They can request an appraisal at any time
This appraisal may not happen right away and it may not even happen at all but it’s important to be ready for the possibility, because they can request an appraisal any time prior to closing.
An appraiser won’t be as intrusive as a home inspector—they won’t be checking wiring or structural integrity. They’ll instead be looking at things like square footage, different finishes and materials used in the home, overall updates and maintenance of the property, and the location of the home.
Top Tips for Preparing For Your Home Appraisal
The easiest and most effective way to impress a home appraiser is to ensure the home is “show ready“. This includes things like opening up the curtains, turning on all the lights and making sure the home is clean. You can check a more detailed list on our blog here: Top Sellers Tips For Showing Your Home To Potential Buyers
Create a list of upgrades you have done to the home in recent years. This might include things like roof repairs, a new backyard deck, kitchen updates, finished basement etc. Try to include dates of when these major upgrades were done too. This does not include things like “shampooed the carpets” or “added mulch to the gardens” as these are more of maintenance items and not upgrades.
Ensure that all mechanical areas are free of obstructions, including the crawlspace and attic in case the appraiser would like to take a peek.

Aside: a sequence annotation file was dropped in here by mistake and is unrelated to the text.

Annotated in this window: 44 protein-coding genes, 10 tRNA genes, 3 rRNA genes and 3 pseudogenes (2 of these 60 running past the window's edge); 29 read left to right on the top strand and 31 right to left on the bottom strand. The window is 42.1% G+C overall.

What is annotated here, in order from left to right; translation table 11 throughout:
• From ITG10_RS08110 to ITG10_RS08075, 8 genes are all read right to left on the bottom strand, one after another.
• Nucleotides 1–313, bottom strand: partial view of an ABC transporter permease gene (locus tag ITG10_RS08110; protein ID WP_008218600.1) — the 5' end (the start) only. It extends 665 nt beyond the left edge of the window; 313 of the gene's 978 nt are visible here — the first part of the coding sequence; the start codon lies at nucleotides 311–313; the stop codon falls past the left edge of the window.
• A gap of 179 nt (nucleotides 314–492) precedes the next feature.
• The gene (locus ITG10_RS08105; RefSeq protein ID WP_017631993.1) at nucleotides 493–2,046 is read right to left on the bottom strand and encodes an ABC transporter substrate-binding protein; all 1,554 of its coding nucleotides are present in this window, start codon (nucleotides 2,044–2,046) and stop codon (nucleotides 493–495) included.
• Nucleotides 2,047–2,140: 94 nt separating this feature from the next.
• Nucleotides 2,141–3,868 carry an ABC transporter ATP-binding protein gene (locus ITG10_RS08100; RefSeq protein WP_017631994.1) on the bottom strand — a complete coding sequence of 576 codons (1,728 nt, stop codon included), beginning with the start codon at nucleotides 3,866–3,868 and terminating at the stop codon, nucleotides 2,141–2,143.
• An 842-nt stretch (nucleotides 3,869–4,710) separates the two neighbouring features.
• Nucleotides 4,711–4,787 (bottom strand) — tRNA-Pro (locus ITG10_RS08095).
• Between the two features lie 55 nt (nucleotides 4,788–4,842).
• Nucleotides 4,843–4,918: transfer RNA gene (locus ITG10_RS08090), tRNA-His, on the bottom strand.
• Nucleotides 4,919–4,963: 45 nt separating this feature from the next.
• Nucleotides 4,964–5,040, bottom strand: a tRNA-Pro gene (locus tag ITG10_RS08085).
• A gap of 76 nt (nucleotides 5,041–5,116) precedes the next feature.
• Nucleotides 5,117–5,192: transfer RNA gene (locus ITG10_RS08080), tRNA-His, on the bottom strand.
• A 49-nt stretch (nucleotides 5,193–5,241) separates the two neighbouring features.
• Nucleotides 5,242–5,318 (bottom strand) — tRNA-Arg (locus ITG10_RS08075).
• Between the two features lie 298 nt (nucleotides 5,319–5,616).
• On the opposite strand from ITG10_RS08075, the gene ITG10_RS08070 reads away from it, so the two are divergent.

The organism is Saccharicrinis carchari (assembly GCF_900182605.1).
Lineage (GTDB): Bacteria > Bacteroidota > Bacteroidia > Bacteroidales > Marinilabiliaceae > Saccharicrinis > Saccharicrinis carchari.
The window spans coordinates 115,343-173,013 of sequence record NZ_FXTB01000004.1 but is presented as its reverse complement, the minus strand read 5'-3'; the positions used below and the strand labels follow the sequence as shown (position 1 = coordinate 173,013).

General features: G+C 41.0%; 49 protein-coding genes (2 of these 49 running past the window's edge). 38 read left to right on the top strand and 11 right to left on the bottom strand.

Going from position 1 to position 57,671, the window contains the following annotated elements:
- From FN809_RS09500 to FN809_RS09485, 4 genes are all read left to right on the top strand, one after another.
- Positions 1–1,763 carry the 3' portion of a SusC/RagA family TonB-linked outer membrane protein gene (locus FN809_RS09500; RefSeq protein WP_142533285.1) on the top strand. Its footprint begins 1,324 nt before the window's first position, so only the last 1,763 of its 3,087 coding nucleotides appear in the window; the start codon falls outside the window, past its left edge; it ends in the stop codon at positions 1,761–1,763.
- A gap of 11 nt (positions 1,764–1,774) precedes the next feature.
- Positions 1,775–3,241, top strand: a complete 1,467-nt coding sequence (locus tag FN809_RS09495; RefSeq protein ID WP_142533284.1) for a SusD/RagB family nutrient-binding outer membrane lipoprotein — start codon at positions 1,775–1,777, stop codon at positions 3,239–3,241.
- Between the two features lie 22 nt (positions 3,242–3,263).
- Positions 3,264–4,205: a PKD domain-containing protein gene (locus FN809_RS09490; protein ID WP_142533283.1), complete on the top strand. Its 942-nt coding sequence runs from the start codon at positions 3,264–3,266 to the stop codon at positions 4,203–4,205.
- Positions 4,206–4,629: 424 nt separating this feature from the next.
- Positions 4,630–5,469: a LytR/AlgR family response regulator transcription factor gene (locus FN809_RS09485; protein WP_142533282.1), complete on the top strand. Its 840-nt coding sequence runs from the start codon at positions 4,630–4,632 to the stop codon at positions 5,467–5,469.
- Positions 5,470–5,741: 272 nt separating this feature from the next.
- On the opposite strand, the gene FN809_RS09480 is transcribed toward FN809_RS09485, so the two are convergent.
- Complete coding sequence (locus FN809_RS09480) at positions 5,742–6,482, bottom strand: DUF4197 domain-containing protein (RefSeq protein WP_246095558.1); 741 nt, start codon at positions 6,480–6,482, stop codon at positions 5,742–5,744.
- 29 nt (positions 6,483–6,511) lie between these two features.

If you have a floor plan of the home, leave a copy of this on the kitchen counter with your list of upgrades. This can help them verify the square footage of the house.
Just as with a home inspection, make sure all utilities are turned on, including the gas fireplace or air conditioner and furnace.
- You should not be home during the appraisal. Generally they will book an hour-long appointment but may not need the entire time. Even if you wait outside of the home while they look around, you should not be following them or disrupting their work. Anything you want to tell them or show them can be left on the kitchen counter with your list of upgrades and floor plans.
The Final Take Home
While most sellers think an accepted offer on their home means their job is done but it’s important to remember you’re still selling a “product“. The deal isn’t final until closing day and you’ll need to make sure your home is still maintained for the buyers during that time.
By following these tips, you’ll be more likely to impress a home inspector and home appraiser if the need should arise.